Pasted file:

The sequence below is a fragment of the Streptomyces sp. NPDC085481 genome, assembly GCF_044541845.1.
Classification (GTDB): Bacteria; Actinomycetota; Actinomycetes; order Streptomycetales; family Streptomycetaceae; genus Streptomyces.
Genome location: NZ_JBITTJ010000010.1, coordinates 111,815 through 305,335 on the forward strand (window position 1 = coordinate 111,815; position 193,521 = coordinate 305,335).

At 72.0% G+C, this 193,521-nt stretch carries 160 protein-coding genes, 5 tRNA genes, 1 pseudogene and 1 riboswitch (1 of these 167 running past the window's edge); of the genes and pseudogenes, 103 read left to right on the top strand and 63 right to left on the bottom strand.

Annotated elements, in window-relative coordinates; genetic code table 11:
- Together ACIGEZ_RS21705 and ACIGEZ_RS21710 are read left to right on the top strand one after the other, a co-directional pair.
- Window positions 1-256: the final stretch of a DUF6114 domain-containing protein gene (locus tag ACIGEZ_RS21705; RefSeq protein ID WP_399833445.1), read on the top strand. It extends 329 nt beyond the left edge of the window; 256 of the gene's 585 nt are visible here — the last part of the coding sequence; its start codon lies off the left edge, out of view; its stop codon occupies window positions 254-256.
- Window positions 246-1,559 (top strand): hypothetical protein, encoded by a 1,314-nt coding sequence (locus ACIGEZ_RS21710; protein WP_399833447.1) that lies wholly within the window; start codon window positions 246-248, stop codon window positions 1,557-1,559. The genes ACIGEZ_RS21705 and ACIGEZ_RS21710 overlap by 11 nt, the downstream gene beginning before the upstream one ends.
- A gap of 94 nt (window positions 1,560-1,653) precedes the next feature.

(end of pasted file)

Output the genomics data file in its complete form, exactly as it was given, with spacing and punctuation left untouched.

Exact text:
The sequence below is a fragment of the Streptomyces sp. NPDC085481 genome, assembly GCF_044541845.1.
Classification (GTDB): Bacteria; Actinomycetota; Actinomycetes; order Streptomycetales; family Streptomycetaceae; genus Streptomyces.
Genome location: NZ_JBITTJ010000010.1, coordinates 111,815 through 305,335 on the forward strand (window position 1 = coordinate 111,815; position 193,521 = coordinate 305,335).

At 72.0% G+C, this 193,521-nt stretch carries 160 protein-coding genes, 5 tRNA genes, 1 pseudogene and 1 riboswitch (1 of these 167 running past the window's edge); of the genes and pseudogenes, 103 read left to right on the top strand and 63 right to left on the bottom strand.

Annotated elements, in window-relative coordinates; genetic code table 11:
- Together ACIGEZ_RS21705 and ACIGEZ_RS21710 are read left to right on the top strand one after the other, a co-directional pair.
- Window positions 1-256: the final stretch of a DUF6114 domain-containing protein gene (locus tag ACIGEZ_RS21705; RefSeq protein ID WP_399833445.1), read on the top strand. It extends 329 nt beyond the left edge of the window; 256 of the gene's 585 nt are visible here — the last part of the coding sequence; its start codon lies off the left edge, out of view; its stop codon occupies window positions 254-256.
- Window positions 246-1,559 (top strand): hypothetical protein, encoded by a 1,314-nt coding sequence (locus ACIGEZ_RS21710; protein WP_399833447.1) that lies wholly within the window; start codon window positions 246-248, stop codon window positions 1,557-1,559. The genes ACIGEZ_RS21705 and ACIGEZ_RS21710 overlap by 11 nt, the downstream gene beginning before the upstream one ends.
- A gap of 94 nt (window positions 1,560-1,653) precedes the next feature.